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Study visit of journalists from the MENA region to Tunis: lively debate on women's rights and gender representations in the media

A delegation of Arab journalists visited Tunis from January 27 to 31, 2020, as part of a study visit and experience sharing between counterparts from three South Mediterranean countries including Tunisia, the Algeria, Morocco and Lebanon.
Tunis 20 February 2020
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Study visit of journalists from the MENA region to Tunis: lively debate on women's rights and gender representations in the media

Within the framework of the joint program co-financed by the European Union and the Council of Europe, „Ensuring Sustainable Democratic Governance and Human Rights in the Southern Mediterranean (South Programme III)”, implemented by the Council of Europe, the Council of Europe organised, in partnership with the National Syndicate of Tunisian Journalists (SNJT), this study visit and networking meeting for media professionals and representatives of journalists' unions in the Maghreb-Mashreq region to raise their awareness and in particular to strengthen their capacities to produce ethical journalistic content and media treatment against stereotypes to best respond to the various challenges imposed by their respective contexts.

To that end, leading local and international experts facilitated technical training sessions, which took place during the five days of the visit, to highlight the different local legal frameworks governing press freedom and ethical charters as well as the Council of Europe mechanisms and instruments that prohibit all forms of discrimination and violence against women in the field, in the media and on the Internet. In particular, visiting journalists were sensitised to the importance of adopting self-regulatory mechanisms and internal codes of conduct to promote the equal representation of women and men in newsrooms, media leadership positions and in regulatory and self-regulatory bodies. In this regard, the journalists' delegation had the opportunity to observe closely the working methods and self-regulatory practices of some media institutions in Tunisia such as the National Syndicate of Tunisian Journalists (SNJT), the High Independent Authority of the Audiovisual Commission (HAICA), the national public television Watanya TV, and the private Radio Mosaïque FM.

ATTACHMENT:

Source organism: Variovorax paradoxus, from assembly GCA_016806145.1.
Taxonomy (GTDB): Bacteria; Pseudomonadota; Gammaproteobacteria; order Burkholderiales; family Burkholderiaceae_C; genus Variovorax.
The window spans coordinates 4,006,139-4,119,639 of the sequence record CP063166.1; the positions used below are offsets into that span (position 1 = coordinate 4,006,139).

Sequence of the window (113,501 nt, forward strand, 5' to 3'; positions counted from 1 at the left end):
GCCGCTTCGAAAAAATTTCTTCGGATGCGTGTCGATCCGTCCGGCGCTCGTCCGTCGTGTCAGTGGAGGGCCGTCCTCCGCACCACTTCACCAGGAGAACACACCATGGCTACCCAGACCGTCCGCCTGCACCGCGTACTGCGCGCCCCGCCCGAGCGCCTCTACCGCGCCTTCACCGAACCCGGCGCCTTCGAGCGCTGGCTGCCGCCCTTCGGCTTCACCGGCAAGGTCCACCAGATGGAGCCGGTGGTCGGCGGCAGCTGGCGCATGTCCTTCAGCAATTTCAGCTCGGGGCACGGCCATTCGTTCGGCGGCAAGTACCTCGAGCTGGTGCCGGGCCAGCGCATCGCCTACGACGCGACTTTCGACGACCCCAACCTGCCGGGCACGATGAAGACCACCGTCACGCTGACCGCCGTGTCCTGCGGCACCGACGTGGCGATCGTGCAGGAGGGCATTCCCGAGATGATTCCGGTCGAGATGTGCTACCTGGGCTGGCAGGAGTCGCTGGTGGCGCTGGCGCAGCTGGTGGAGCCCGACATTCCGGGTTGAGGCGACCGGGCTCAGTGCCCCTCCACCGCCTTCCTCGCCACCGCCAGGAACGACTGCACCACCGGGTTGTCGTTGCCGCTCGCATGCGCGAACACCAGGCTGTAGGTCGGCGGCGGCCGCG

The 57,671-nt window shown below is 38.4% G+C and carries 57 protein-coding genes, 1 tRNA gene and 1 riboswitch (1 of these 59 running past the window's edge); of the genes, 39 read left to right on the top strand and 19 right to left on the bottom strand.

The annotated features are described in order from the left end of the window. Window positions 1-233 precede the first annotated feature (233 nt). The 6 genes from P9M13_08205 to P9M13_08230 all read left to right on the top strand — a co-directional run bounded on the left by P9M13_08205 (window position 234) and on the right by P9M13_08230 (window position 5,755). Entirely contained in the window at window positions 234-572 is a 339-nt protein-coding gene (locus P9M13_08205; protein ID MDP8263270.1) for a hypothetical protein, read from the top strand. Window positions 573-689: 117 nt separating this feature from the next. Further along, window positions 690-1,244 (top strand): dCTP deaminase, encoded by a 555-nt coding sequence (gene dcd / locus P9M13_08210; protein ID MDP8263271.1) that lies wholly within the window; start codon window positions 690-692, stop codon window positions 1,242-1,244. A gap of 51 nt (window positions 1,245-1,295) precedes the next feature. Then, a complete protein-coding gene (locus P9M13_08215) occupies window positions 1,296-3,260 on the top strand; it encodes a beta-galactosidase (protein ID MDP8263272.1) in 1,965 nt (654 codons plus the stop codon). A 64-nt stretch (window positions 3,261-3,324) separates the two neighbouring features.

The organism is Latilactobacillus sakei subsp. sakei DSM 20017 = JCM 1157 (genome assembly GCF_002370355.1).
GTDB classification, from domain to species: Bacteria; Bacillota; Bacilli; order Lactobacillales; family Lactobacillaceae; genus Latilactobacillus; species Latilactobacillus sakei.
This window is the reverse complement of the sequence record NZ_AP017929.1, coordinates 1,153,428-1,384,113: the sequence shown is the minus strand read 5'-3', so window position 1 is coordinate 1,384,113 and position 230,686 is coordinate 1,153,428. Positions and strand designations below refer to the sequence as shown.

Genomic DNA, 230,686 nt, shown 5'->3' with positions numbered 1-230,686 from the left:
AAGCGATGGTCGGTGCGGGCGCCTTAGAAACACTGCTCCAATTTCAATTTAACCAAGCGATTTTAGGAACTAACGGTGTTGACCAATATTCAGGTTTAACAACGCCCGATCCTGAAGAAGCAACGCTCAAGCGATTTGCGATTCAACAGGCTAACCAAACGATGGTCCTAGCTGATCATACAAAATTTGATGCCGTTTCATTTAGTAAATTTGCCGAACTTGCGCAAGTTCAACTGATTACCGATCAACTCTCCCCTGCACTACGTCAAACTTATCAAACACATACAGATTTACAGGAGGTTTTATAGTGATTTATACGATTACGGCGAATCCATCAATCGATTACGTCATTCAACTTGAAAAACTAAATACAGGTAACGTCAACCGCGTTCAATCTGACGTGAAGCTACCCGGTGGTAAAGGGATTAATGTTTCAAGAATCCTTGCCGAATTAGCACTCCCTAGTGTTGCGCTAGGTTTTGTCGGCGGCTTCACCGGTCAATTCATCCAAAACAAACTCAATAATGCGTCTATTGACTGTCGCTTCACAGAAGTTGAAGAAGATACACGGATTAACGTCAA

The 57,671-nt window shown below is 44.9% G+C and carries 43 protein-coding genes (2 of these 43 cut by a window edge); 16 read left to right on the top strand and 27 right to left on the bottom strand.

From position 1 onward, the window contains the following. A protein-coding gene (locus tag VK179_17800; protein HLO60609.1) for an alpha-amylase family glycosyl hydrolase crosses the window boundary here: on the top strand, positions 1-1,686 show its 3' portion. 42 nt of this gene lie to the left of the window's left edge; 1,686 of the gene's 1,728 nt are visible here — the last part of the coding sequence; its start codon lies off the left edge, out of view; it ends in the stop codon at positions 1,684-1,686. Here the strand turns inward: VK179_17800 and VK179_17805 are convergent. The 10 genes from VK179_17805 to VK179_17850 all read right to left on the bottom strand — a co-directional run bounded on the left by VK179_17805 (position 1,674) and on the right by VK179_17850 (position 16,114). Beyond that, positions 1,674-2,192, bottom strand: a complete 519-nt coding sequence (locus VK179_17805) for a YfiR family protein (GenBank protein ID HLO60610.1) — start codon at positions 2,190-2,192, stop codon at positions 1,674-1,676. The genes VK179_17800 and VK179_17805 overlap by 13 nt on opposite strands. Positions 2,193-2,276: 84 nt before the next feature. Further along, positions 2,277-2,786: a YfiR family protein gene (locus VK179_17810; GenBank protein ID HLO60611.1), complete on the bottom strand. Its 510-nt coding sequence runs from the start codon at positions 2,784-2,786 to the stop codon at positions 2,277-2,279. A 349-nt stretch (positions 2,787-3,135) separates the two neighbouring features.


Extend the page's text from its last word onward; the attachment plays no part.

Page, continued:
Drawing on the Tunisian experience and to support efforts to enable effective regional collaboration in the fight against sexist discourse in media and electronic platforms in the MENA region, participants issued a list of recommendations calling for:

  • Intensifying advocacy efforts to update laws and legislations, to make them more democratic them and adapt them using gender approaches;
  • Targeting selected MENA countries with more awareness-raising campaigns, training workshops and communication and capacity building interventions for stakeholders;
  • Activating the role of trade unions, professional bodies and stakeholders involved in media education to best defend professional and quality content, women's rights, prevention of hate speech and sexist discourse and equal visibility of women and men.